Query processing in multistore systems: an overview

Carlyna Bondiombouy, Patrick Valduriez
2016 International Journal of Cloud Computing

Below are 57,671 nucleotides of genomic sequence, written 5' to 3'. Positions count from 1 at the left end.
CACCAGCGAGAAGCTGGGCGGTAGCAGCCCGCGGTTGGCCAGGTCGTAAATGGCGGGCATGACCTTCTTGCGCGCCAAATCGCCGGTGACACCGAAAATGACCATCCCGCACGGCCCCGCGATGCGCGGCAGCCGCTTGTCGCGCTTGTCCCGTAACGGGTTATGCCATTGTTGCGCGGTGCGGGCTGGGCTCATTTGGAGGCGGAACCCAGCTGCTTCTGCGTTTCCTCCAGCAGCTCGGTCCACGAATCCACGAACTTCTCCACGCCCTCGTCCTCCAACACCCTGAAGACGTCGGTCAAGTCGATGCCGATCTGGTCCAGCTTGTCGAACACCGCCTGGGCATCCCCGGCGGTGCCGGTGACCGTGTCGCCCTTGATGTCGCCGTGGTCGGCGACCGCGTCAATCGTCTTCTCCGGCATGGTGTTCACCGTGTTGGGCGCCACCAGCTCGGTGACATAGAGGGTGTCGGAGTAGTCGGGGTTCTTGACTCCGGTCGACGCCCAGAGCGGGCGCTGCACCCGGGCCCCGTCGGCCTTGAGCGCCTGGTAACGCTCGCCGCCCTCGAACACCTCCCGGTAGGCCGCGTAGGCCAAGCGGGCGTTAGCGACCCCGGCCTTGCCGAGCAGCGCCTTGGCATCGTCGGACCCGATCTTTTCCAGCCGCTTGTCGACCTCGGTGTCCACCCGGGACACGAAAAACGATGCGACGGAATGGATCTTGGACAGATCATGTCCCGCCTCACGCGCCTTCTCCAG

Building cloud data-intensive applications often requires using multiple data stores (NoSQL, HDFS, RDBMS, etc.), each optimised for one kind of data and tasks. However, the wide diversification of data store interfaces makes it difficult to access and integrate data from multiple data stores. This important problem has motivated the design of a new generation of systems, called multistore systems, which provide integrated or transparent access to a number of cloud data stores through one or